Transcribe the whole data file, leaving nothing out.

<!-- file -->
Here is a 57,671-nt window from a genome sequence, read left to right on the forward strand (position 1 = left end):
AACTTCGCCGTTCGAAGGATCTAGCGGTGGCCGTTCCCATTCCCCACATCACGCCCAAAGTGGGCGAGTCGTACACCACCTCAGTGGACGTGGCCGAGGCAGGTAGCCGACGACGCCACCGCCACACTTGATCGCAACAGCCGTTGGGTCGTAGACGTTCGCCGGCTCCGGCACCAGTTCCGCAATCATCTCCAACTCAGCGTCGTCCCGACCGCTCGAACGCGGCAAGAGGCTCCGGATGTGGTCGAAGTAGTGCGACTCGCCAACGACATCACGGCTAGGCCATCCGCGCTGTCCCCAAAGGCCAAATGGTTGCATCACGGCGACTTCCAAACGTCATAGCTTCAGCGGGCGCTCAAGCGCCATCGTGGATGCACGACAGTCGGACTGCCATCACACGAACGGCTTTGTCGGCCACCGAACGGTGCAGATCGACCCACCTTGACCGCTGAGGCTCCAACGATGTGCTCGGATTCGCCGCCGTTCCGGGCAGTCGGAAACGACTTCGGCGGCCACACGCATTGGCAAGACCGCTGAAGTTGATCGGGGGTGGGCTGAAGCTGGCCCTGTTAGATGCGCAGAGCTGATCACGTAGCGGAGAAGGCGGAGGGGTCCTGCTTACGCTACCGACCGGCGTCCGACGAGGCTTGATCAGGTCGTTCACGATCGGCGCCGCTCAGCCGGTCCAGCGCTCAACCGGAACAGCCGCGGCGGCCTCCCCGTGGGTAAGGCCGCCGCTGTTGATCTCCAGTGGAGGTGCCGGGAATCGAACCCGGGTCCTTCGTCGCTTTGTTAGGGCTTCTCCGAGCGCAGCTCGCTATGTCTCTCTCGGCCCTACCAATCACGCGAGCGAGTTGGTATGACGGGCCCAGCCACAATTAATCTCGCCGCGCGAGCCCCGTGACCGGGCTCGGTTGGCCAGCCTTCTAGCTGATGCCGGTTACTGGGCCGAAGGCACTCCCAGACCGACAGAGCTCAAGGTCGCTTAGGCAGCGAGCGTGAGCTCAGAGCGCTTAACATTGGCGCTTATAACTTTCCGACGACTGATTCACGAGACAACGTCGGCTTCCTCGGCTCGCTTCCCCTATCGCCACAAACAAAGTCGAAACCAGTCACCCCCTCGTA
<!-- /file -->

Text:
Here is a 57,671-nt window from a genome sequence, read left to right on the forward strand (position 1 = left end):
AACTTCGCCGTTCGAAGGATCTAGCGGTGGCCGTTCCCATTCCCCACATCACGCCCAAAGTGGGCGAGTCGTACACCACCTCAGTGGACGTGGCCGAGGCAGGTAGCCGACGACGCCACCGCCACACTTGATCGCAACAGCCGTTGGGTCGTAGACGTTCGCCGGCTCCGGCACCAGTTCCGCAATCATCTCCAACTCAGCGTCGTCCCGACCGCTCGAACGCGGCAAGAGGCTCCGGATGTGGTCGAAGTAGTGCGACTCGCCAACGACATCACGGCTAGGCCATCCGCGCTGTCCCCAAAGGCCAAATGGTTGCATCACGGCGACTTCCAAACGTCATAGCTTCAGCGGGCGCTCAAGCGCCATCGTGGATGCACGACAGTCGGACTGCCATCACACGAACGGCTTTGTCGGCCACCGAACGGTGCAGATCGACCCACCTTGACCGCTGAGGCTCCAACGATGTGCTCGGATTCGCCGCCGTTCCGGGCAGTCGGAAACGACTTCGGCGGCCACACGCATTGGCAAGACCGCTGAAGTTGATCGGGGGTGGGCTGAAGCTGGCCCTGTTAGATGCGCAGAGCTGATCACGTAGCGGAGAAGGCGGAGGGGTCCTGCTTACGCTACCGACCGGCGTCCGACGAGGCTTGATCAGGTCGTTCACGATCGGCGCCGCTCAGCCGGTCCAGCGCTCAACCGGAACAGCCGCGGCGGCCTCCCCGTGGGTAAGGCCGCCGCTGTTGATCTCCAGTGGAGGTGCCGGGAATCGAACCCGGGTCCTTCGTCGCTTTGTTAGGGCTTCTCCGAGCGCAGCTCGCTATGTCTCTCTCGGCCCTACCAATCACGCGAGCGAGTTGGTATGACGGGCCCAGCCACAATTAATCTCGCCGCGCGAGCCCCGTGACCGGGCTCGGTTGGCCAGCCTTCTAGCTGATGCCGGTTACTGGGCCGAAGGCACTCCCAGACCGACAGAGCTCAAGGTCGCTTAGGCAGCGAGCGTGAGCTCAGAGCGCTTAACATTGGCGCTTATAACTTTCCGACGACTGATTCACGAGACAACGTCGGCTTCCTCGGCTCGCTTCCCCTATCGCCACAAACAAAGTCGAAACCAGTCACCCCCTCGTA